Category Archives: Bibliotheca

Gilbreath’s Remembering Birmingham E-book


41QVF28ZCSL._AA278_PIkin4,BottomRight,-46,22_AA300_SH20_OU01_I just saw the announcement for Ed Gilbreath’s new e-book, Remembering Birmingham: Dr. Martin Luther King, Jr.’s Letter to America — 50 Years Later (IVP). Rereading King’s Letter always is good, and so is reading the various commentaries by the editors of various editions over the last 50 years.


Related: Jonathan Parnell on John Piper on King’s Letter in Bloodlines.

J I Packer’s Taking God Seriously

4115m7PByOL._SL500_AA300_I just received notice about J. I. Packer’s, Taking God Seriously: Vital Things We Need to Know. I will have to give it priority over the Horton work. Reading Packer’s, Knowing God, 25 years ago was eye opening! I also think his short work, Evangelism and the Sovereignty of God, should go into the hands of new believers and new church members; (if you have not yet read it, get a copy and you can finish it in a night or two).

Amazon has Taking God Seriously for Kindle and on audio CD.


Best-selling author J. I. Packer, one of the most influential evangelicals of our day, has put together what may become a Christian classic on the vital truths of the faith. Serving to nourish the church worldwide, Packer makes accessible the things we need to know in eight essential areas. This concise book also helps us guard against liberalism by pushing Christians to know their faith so they can explain it to inquirers and sustain it against skeptics. Here is a call to a discipleship in mere Christianity—the business of taking God seriously.


“Like many people, I first discovered what it meant ‘to take God seriously’ through reading J. I. Packer’s books. It is thus an honor and a delight to be asked to write a commendation for his latest work, a basic catechetical plea for sober, modest, thoughtful and orthodox theology. In a church world dominated by Barnum and Bailey circus antics and the brash triviality borrowed from the world around in the name of ‘engagement,’ Dr. Packer remains a truly engaging and gentlemanly advocate for those old paths which are ever fresh.”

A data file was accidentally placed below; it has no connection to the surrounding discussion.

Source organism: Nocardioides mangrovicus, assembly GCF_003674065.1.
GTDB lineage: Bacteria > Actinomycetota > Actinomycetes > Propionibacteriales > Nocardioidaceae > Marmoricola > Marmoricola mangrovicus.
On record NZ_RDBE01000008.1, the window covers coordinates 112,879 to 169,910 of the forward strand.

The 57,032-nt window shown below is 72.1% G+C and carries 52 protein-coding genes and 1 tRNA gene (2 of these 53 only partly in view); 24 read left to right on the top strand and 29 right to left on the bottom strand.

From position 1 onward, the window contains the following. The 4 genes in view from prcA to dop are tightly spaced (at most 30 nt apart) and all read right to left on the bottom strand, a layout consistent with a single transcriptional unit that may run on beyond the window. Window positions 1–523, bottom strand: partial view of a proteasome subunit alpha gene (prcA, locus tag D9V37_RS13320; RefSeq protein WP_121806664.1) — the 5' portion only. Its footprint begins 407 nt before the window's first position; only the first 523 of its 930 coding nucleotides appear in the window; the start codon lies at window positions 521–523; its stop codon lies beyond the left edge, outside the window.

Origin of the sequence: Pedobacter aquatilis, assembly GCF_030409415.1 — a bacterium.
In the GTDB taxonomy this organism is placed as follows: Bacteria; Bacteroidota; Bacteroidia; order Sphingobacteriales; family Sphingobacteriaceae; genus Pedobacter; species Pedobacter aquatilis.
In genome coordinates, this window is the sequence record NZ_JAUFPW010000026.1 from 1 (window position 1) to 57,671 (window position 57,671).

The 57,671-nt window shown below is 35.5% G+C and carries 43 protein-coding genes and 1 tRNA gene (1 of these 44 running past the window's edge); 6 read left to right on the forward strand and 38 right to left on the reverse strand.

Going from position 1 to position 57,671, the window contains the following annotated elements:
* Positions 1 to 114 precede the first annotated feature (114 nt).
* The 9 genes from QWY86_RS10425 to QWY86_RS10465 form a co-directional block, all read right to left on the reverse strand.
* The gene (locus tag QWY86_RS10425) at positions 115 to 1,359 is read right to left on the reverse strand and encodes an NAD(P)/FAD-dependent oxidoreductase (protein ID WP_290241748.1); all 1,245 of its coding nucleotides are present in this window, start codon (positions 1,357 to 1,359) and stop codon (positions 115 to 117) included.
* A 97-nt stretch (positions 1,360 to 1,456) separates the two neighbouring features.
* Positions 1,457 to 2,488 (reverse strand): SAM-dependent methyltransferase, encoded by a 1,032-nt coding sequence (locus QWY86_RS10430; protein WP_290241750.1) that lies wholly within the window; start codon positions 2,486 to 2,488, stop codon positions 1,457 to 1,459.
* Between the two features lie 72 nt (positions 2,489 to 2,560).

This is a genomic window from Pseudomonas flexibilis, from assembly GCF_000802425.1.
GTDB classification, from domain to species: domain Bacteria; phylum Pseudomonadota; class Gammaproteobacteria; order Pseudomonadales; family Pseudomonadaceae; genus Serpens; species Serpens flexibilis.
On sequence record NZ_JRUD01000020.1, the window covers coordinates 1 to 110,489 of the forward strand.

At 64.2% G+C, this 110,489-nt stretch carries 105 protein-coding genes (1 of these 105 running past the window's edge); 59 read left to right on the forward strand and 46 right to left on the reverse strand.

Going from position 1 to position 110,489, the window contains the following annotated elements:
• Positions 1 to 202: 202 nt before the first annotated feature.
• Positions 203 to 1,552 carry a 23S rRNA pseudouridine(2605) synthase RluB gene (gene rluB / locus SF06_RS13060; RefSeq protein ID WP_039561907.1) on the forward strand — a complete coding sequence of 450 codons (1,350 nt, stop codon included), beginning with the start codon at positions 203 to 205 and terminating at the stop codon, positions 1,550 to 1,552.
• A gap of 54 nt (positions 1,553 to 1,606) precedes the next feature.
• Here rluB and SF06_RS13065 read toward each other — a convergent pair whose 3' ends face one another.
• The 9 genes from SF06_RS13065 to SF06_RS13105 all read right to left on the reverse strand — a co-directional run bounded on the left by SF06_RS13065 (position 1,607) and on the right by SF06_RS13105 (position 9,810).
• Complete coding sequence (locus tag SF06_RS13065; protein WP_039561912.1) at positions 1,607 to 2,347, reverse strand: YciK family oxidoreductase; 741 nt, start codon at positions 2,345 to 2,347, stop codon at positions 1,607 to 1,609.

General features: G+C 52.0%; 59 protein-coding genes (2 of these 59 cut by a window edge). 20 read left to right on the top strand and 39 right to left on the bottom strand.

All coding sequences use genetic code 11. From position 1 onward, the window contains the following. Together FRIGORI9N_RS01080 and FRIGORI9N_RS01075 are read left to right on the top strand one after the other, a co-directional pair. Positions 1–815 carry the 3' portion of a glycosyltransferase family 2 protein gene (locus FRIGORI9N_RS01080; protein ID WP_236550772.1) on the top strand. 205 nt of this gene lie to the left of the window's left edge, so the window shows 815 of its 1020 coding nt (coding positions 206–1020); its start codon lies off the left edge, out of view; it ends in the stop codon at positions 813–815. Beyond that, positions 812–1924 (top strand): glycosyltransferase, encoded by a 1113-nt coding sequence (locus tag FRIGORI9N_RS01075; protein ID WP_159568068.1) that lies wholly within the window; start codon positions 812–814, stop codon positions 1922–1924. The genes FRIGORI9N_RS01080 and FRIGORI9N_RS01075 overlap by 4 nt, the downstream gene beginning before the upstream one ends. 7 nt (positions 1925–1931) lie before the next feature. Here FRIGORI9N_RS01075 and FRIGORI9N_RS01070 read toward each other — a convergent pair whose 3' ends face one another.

—Carl R. Trueman, Paul Woolley Professor of Church History, Westminster Theological Seminary, Philadelphia

Michael Horton’s Pilgrim Theology 51% Off at WTS Bookstore Until 2/13

9780310330646mWhen Michael Horton writes on Theology, it is worth reading and rereading. I am glad to see the availability of his, Pilgrim TheologyI am certain that Horton will make theology something the person in the pew will enjoy. Get a copy now at a great price.

Publisher’s Description

Pilgrim Theology is based–in part–on the much larger The Christian Faith, although it is no simple abridgment; rather, Michael Horton has sought to write for an entirely new and wider audience, intentionally making it more useful for both group and individual study.

Horton reviews the biblical passages that have given rise to particular doctrines in addition to surveying past and present interpretations. Also included are sidebars showing the key distinctions readers need to grasp on a particular subject, helpful charts and tables illuminating exegetical and historical topics, and questions at the end of each chapter for individual, classroom, and small group reflection.

Pilgrim Theology is especially appropriate for undergraduate students, educated laypersons, or anyone looking to gain a basic understanding of Reformed theology’s biblical and historical foundations.

Includes Study and Discussion Guide

512 Pages
Published January 2013



The Christian Faith


Greidanus’ Preaching Christ from Daniel

Daniel07Westminster Bookstore sent me notice today of the arrival of Sidney Greidanus’, Preaching Christ from Daniel: Foundations for Expository Sermons (Eerdmans), on its shelves. Greidanus’s works are known for helping the expositor pay attention to literary structures and genre features within Biblical texts, as well as for giving serious thought to revealing the Gospel from each text. Greidanus works hard at making application(s) from each text.

Recently, several good works have been published to help readers work through Daniel and think about the significance of Daniel’s prophetic narrative to the modern believer. Among these are works by Iain Duguid and Ernest Lucas.

UPDATE (1/26/13): WTS Bookstore fixed the link on the author’s name on their page so that all of Greidanus’ works can be reached through the Daniel work’s page.